Pedagogy & the Standards of Review

Scott Gerber s-gerber at onu.edu
Tue Oct 25 07:09:38 PDT 2005


Justice Thurgood Marshall had a lot to say on this issue.  I always add his
insights to the mix.

Scott Gerber
Law College
Ohio Northern University

At 08:46 AM 10/25/2005 -0500, Samuel Bagenstos wrote:
>It seems to me that there are two basic historical contingencies you have
to explain if you're going to be intellectually honest about "the standards
of review":  first, the understanding that there are two tiers of review
(which then sets up discussion about why the two-tier model breaks down);
and second, the framing of the standards of constitutional review in terms
of fit (which then sets up discussion about the many cases where fit isn't
the problem -- which is partly why you get what Rick calls
"less-than-candid departures from the tiers").
>
>More generally, I don't think it's being particularly academic to tell the
students that the "tiers" of scrutiny aren't all they're cracked up to be.
In my experience, it's academics (and lower-court judges, who rely on law
clerks trained by academics) who are the ones who try to force all of
constitutional law into a unified field theory of
rational-basis/intermediate-scrutiny/strict-scrutiny.  The justices don't
seem to be under any illusions that such a theory is possible or necessary.
 Why, for example, should any problem with Lopez and Morrison be thought of
as a departure (or an unexplained departure) from the "tiers"?  Why should
a set of standards of review developed in individual rights cases apply to
a congressional power case?  Why should the same set of standards of review
govern all individual rights cases for that matter?
>
>When I teach Lopez, Morrison, and the separation of powers cases, I don't
teach the tiers in any deep way.  I certainly talk about the problems of
institutional competence and democratic accountability that underlie the
impulse to create tiers, but I don't find the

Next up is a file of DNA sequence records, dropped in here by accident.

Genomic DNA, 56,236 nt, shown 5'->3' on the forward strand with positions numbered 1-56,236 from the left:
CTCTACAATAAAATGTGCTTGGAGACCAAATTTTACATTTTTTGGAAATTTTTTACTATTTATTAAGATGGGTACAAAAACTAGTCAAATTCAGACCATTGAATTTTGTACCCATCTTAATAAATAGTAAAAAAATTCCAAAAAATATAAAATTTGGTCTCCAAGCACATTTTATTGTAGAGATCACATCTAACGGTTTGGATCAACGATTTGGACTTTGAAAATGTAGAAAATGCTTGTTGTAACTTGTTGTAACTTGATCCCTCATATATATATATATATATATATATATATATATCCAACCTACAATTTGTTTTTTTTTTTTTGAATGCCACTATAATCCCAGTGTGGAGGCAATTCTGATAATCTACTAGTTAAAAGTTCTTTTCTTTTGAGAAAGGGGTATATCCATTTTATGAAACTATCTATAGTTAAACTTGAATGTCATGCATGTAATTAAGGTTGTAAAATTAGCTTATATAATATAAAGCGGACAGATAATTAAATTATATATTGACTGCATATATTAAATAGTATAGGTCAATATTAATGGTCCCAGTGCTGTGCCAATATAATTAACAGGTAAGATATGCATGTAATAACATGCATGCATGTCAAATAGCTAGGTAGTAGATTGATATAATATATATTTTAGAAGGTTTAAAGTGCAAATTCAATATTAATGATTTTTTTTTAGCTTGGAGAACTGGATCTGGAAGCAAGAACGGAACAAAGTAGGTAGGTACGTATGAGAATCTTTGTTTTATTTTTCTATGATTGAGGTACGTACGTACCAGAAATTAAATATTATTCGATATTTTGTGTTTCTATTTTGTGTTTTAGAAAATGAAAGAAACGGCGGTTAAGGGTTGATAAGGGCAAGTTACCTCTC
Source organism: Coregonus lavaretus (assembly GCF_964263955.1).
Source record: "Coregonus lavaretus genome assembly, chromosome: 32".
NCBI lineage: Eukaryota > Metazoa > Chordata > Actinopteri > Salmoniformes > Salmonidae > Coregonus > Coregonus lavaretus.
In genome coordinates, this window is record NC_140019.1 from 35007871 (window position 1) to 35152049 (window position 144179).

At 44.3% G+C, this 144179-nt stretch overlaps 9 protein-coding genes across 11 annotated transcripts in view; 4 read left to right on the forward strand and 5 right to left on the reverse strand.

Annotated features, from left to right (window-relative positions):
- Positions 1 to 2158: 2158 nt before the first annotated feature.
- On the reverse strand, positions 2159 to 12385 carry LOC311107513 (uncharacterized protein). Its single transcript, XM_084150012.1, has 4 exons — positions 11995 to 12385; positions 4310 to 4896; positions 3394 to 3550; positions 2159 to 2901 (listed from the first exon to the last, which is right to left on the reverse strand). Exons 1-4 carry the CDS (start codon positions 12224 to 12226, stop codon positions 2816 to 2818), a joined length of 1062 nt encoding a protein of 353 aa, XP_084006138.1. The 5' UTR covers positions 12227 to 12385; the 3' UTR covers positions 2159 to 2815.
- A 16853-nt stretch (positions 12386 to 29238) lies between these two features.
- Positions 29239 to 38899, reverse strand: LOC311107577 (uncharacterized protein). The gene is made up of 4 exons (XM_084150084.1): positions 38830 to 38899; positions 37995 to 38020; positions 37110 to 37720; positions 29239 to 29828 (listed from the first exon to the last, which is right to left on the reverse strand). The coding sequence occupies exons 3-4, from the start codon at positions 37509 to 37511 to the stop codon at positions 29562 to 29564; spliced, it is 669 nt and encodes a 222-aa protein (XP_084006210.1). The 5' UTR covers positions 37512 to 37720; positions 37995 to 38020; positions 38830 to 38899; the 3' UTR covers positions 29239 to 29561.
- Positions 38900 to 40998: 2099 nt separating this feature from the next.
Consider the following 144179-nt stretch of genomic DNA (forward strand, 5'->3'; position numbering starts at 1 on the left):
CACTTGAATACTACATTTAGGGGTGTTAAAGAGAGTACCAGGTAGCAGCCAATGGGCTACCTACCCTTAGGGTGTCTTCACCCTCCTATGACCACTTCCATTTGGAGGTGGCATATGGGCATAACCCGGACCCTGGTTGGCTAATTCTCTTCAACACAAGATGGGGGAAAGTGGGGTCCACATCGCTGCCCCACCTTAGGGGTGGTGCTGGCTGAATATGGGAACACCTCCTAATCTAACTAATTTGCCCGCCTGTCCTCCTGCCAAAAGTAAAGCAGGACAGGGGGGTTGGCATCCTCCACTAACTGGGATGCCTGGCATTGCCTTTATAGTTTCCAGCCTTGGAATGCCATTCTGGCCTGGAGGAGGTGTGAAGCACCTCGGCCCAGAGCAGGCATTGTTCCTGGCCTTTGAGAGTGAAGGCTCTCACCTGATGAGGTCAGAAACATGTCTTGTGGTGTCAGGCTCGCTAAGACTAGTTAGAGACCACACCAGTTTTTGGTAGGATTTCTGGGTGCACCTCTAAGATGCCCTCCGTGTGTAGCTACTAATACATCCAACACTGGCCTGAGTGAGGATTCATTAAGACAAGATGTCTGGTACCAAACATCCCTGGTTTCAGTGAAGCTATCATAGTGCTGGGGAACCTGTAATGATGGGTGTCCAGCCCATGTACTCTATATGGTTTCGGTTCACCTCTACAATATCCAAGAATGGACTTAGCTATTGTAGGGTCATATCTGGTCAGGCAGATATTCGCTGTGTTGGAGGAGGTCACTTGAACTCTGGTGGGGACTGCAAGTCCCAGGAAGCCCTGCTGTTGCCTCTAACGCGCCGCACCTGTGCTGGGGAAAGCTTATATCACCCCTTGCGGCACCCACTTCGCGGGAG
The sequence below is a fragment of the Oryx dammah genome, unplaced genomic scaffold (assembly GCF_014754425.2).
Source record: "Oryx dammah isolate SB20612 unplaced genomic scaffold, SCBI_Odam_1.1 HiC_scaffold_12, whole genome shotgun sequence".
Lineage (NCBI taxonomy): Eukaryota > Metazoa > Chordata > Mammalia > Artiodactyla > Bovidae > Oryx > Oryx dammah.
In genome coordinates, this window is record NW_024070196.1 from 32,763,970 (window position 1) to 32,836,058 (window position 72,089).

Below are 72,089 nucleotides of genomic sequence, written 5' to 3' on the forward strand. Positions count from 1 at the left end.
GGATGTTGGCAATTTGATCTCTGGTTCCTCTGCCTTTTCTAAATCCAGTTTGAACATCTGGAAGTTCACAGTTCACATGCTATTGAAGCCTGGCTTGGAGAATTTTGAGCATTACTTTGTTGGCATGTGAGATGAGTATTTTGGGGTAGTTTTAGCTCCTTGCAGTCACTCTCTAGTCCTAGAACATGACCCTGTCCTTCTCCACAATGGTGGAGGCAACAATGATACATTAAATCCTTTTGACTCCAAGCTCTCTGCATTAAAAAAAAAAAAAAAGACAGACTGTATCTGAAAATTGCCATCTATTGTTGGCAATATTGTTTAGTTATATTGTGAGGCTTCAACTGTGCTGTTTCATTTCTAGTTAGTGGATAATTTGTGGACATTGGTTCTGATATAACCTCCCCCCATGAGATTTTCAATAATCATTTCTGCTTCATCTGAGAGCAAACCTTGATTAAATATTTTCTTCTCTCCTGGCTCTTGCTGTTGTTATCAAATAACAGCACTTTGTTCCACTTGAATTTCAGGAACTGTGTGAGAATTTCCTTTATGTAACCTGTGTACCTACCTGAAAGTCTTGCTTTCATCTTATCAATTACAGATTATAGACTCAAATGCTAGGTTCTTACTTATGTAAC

rational-basis/intermediate-scrutiny/strict-scrutiny that helpful in
understanding the cases (except insofar as understanding what "rational
basis" has been meant to mean helps you understand the dissents in those
cases).  You can spend a lot of time trying to situate City of Boerne on
the RB/IS/SS axis, but I'm not sure why it helps anything to do so.
>
>
>====================================
>Samuel R. Bagenstos
>Professor of Law
>Washington University School of Law
>One Brookings Drive
>St. Louis, MO  63130
>314-935-9097
>Personal Web Page:
http://law.wustl.edu/Academics/Faculty/Bagenstos/index.html
>Disability Law Blog:  http://disabilitylaw.blogspot.com/
>
>>>> "Tepker, Rick" <rtepker at ou.edu> 10/25/2005 8:04 AM >>>
>Step one:  drill two tiers into understanding
>
>Step two:  identify development of middle tiers & reasons for creation
>
>Step three:  identify less-than-candid departures from the tiers
>(Cleburne, Lawrence, Romer, Lopez, Morrison &c)
>
>I don't find this beyond their capabilities.  They are unsettled and
>sometimes upset by it, but they seem to adapt well to the realities.
>They are usually capable of identifying the right test in form, and to
>the extent there are less-than-candid judicial departures, they see the
>'proper' test is used in form, with a surprise ending in result.
>
> 
>
> 
>
>Rick Tepker
>
>Calvert Chair of Law and Liberty
>
>  & Professor of Law
>
>University of Oklahoma
>
>Norman, Oklahoma
>
>405.325.4832
>
>__________________________
>
>________________________________
>
>From: conlawprof-bounces at lists.ucla.edu 
>[mailto:conlawprof-bounces at lists.ucla.edu] On Behalf Of RJLipkin at aol.com 
>Sent: Tuesday, October 25, 2005 7:14 AM
>To: CONLAWPROF at lists.ucla.edu 
>Subject: Pedagogy & the Standards of Review
>
> 
>
>        I have a purely pedagogical question about the standards of
>review.  Suppose one believes that the three tier conventional
>understanding of the standards of review do not actually reflect the
>analysis in caselaw, for example, that there are instances of
>aggressive, non-deferential rational basis scrutiny and deferential
>strict scrutiny.  (There are many other examples of caselaw not
>conforming to the conventional understanding.) How does one teach the
>conventional understanding when the Bar exam require students to apply
>it and when caselaw rhetorically, at least, uses it although does not
>always (or perhaps even rarely) follows it? Put differently, if
>constitutional culture requires the conventional understanding, but
>actual judicial decisions do not, which should constitutional law
>professors teach? Conventional understanding? The actual decisions in
>the caselaw? Both? Keep in mind that for some students either of the
>first two answers prove difficult and the third answer is often beyond
>their capabilities.
>
> 
>
>Bobby
>
> 
>
>Robert Justin Lipkin
>Professor of Law
>Widener University School of Law
>Delaware
>
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>
**********
Scott Gerber
Law College
Ohio Northern University
Ada, OH 45810
419-772-2219
http://www.law.onu.edu/faculty/gerber/



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